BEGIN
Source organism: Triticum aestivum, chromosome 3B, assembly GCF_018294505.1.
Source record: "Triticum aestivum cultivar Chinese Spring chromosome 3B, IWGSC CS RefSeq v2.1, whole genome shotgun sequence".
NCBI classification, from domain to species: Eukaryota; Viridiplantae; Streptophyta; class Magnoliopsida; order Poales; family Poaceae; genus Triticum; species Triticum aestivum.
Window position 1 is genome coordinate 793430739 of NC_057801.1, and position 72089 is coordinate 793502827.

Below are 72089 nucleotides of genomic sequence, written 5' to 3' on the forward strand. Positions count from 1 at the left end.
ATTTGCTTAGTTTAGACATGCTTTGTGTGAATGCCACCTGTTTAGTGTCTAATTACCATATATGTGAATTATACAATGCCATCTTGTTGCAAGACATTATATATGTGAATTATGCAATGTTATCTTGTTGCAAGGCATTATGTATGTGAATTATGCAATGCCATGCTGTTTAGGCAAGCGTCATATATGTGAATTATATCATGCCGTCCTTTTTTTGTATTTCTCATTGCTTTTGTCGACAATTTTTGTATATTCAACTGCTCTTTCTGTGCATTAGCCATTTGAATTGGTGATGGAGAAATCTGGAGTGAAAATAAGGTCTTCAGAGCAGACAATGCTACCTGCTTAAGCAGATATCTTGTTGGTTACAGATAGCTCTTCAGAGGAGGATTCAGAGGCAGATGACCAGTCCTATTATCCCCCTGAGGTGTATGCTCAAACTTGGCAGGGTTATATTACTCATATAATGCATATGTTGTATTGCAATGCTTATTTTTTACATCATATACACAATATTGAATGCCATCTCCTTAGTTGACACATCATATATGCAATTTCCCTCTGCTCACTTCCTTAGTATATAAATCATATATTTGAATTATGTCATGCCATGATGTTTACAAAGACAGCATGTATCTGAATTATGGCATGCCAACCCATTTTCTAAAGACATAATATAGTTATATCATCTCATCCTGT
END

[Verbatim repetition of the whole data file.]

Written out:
Source organism: Triticum aestivum, chromosome 3B, assembly GCF_018294505.1.
Source record: "Triticum aestivum cultivar Chinese Spring chromosome 3B, IWGSC CS RefSeq v2.1, whole genome shotgun sequence".
NCBI classification, from domain to species: Eukaryota; Viridiplantae; Streptophyta; class Magnoliopsida; order Poales; family Poaceae; genus Triticum; species Triticum aestivum.
Window position 1 is genome coordinate 793430739 of NC_057801.1, and position 72089 is coordinate 793502827.

Below are 72089 nucleotides of genomic sequence, written 5' to 3' on the forward strand. Positions count from 1 at the left end.
ATTTGCTTAGTTTAGACATGCTTTGTGTGAATGCCACCTGTTTAGTGTCTAATTACCATATATGTGAATTATACAATGCCATCTTGTTGCAAGACATTATATATGTGAATTATGCAATGTTATCTTGTTGCAAGGCATTATGTATGTGAATTATGCAATGCCATGCTGTTTAGGCAAGCGTCATATATGTGAATTATATCATGCCGTCCTTTTTTTGTATTTCTCATTGCTTTTGTCGACAATTTTTGTATATTCAACTGCTCTTTCTGTGCATTAGCCATTTGAATTGGTGATGGAGAAATCTGGAGTGAAAATAAGGTCTTCAGAGCAGACAATGCTACCTGCTTAAGCAGATATCTTGTTGGTTACAGATAGCTCTTCAGAGGAGGATTCAGAGGCAGATGACCAGTCCTATTATCCCCCTGAGGTGTATGCTCAAACTTGGCAGGGTTATATTACTCATATAATGCATATGTTGTATTGCAATGCTTATTTTTTACATCATATACACAATATTGAATGCCATCTCCTTAGTTGACACATCATATATGCAATTTCCCTCTGCTCACTTCCTTAGTATATAAATCATATATTTGAATTATGTCATGCCATGATGTTTACAAAGACAGCATGTATCTGAATTATGGCATGCCAACCCATTTTCTAAAGACATAATATAGTTATATCATCTCATCCTGT